Note that the connector which you installed on the RRAS server and the connection that it established with OpenVPN Cloud is counted as 1 of the 3 free connections you get with the free account. So you actually have only two connections for your endpoint devices. However, for quick POCs and lab use this is more than enough.

Windows 10 Upgrade: End User Experience

I worked really hard in designing the Windows-as-a-Service at my workplace. It’s been a great learning experience full of engineering and automation experience. A lot of superstars in the tech community have posted their upgrade task sequences and scripts and I wanted to write a post of my own specifically to demonstrate the user experience in the upgrade process.

What I have here is basically the guidance we’ve provided to our own staff which is perfect for the purpose of this post.

Introduction

Following our previous update, we’ve had a very successful run of the upgrade during our pilot phase and are now ready to roll this out to the rest of the organisation. 

The Windows 10 1909 Upgrade should be available to your device shortly; this will appear in the Software Centre. You will get a prompt advising you when the installation is ready. This is what it looks like:

When the upgrade is available for your device you will initially be notified by this prompt:

Install prompt

Install Reminders

You can either upgrade straight away if it is convenient for you or you can snooze the upgrade.

You will also be prompted every 2-3 hours reminding you that the upgrade is available for you to install. This will include instructions for you to follow and the deadline for the upgrade.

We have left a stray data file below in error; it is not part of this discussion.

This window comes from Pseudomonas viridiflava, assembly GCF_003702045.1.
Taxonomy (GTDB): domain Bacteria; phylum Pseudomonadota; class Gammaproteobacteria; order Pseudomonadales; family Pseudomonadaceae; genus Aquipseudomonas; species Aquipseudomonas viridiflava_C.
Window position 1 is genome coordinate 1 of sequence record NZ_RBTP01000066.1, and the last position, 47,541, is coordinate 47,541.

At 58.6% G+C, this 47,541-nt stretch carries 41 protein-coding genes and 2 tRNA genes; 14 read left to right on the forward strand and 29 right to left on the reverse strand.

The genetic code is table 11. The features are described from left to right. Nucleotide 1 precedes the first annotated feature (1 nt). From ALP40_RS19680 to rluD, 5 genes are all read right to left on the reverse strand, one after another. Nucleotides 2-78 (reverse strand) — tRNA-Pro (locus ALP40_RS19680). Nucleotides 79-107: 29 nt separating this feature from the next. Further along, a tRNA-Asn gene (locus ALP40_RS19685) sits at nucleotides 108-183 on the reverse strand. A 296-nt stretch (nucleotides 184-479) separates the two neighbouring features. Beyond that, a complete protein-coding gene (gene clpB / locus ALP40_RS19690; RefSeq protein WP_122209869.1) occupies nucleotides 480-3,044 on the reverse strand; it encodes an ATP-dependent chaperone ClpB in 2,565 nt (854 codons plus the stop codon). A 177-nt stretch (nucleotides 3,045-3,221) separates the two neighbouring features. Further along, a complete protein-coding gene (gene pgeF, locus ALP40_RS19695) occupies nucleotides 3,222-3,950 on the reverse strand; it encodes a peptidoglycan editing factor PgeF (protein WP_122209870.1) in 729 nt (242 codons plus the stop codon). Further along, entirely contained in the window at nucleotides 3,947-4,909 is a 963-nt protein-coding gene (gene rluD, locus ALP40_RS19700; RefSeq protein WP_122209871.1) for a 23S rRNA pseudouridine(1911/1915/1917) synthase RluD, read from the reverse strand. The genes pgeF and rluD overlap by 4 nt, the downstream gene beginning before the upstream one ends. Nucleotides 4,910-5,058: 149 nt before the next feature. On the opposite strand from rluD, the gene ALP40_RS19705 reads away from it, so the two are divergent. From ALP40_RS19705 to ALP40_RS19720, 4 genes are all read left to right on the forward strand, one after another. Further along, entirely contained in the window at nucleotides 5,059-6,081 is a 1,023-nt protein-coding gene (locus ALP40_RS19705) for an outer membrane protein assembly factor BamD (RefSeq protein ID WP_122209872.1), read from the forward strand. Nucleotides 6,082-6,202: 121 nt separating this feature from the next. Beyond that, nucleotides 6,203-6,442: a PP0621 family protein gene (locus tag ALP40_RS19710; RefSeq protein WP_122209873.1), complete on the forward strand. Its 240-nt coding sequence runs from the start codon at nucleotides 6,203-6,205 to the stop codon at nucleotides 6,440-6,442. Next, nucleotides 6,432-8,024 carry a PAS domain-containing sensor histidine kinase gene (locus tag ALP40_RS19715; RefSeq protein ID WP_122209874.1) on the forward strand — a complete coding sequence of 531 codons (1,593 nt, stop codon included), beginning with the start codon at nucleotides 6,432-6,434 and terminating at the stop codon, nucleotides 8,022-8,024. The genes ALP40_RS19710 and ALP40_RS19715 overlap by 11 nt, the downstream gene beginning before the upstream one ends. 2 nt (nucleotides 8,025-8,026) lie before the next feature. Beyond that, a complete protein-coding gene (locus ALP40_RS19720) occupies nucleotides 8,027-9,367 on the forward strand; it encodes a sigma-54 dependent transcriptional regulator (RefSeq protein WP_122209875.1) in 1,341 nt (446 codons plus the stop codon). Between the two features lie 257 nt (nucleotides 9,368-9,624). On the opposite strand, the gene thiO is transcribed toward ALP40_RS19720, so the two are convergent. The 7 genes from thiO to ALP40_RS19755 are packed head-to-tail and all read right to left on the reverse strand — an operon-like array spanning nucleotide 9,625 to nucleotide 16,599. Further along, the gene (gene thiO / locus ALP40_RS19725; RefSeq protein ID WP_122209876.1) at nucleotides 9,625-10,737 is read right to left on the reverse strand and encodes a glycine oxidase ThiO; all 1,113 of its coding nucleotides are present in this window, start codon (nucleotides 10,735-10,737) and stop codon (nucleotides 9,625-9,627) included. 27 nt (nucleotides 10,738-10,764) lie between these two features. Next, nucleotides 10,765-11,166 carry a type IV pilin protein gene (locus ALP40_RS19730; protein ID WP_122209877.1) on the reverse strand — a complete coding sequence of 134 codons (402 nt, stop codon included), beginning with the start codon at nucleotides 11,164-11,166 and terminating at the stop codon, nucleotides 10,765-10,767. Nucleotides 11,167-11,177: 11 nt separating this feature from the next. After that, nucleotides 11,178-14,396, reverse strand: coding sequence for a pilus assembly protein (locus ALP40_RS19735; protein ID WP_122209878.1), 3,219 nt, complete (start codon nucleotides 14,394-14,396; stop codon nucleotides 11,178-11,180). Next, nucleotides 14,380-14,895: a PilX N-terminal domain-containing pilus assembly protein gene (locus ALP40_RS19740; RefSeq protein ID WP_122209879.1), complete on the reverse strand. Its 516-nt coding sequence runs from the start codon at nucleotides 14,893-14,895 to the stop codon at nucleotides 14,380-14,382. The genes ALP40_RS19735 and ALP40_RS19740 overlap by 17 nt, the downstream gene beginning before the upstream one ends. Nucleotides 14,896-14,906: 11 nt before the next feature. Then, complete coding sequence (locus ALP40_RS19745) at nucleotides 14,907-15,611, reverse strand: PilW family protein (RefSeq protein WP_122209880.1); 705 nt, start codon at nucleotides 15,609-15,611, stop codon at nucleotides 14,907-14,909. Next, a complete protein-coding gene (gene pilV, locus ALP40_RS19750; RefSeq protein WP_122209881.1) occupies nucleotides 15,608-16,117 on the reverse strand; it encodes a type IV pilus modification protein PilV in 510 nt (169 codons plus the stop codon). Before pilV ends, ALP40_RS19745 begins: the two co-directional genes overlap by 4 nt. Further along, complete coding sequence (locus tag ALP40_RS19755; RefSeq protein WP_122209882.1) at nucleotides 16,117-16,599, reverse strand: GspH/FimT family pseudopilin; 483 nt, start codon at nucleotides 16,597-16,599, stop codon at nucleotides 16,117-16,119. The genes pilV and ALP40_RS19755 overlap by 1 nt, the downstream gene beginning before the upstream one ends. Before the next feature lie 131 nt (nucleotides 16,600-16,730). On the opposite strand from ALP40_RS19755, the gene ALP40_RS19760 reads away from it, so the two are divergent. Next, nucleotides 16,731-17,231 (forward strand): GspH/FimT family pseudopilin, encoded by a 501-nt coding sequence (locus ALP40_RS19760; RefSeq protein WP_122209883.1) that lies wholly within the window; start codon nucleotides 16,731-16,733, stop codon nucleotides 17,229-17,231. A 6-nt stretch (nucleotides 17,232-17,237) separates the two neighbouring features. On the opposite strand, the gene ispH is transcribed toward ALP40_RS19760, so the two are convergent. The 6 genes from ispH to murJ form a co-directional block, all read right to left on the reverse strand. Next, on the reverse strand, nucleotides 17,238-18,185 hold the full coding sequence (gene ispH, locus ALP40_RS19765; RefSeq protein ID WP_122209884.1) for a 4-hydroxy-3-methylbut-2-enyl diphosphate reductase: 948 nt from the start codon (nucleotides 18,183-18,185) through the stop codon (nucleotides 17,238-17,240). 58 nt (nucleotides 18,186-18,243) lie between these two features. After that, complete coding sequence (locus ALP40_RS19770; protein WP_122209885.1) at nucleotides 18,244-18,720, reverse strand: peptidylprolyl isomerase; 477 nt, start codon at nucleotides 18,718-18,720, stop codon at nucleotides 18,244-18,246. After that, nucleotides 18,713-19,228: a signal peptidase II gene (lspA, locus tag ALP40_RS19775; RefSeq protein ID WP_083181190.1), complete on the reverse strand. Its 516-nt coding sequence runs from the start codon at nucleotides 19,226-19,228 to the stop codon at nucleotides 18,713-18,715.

An example of this prompt is provided below:

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Once you see this you can either go directly to Software Center from this window or follow the instructions below.

Deadline date: Please note that you will be given a deadline date to run this upgrade; if you fail to upgrade by this time, your system will perform a forced upgrade, which may cause interruption. Therefore, to prevent this we recommend you run this upgrade at your earliest convenience.  

Before you upgrade: make sure your laptop charger is plugged in and Global Protect is connected.

Instructions on how to install the upgrade:

1. Open Software Center from the Start menu (or type it into search bar once you click start).

Software center from Start Menu

2. Click on the “Operating Systems” tab. You will see “Windows 10 1909 Upgrade” listed here.

selecting upgrade option

3. Click on the ‘Install’’ button and confirm installation by clicking Install again.

Click to install

Confirm installation

Confirm installation

4. Software Center will then close automatically – do not be concerned by this, rest assured the upgrade will continue in the background.

Please do not unplug the charger and remain connected via Global Protect.

Note: It is recommended to start the upgrade at the end of the day or during lunch break and walk away to allow the upgrade to continue without any interruptions.

You will see a message on the lock screen advising you that an upgrade is in progress. Although not recommended. you can log back in again if you wish but please do not restart or shut down the computer until you are prompted to do so as mentioned below.

This is what the upgrade process will entail:

  • Installation will take place in the background and will take just over 90 minutes.
  • If working from home it is recommended to install the upgrade at the end of the day and walk away so the upgrade can continue without interruptions.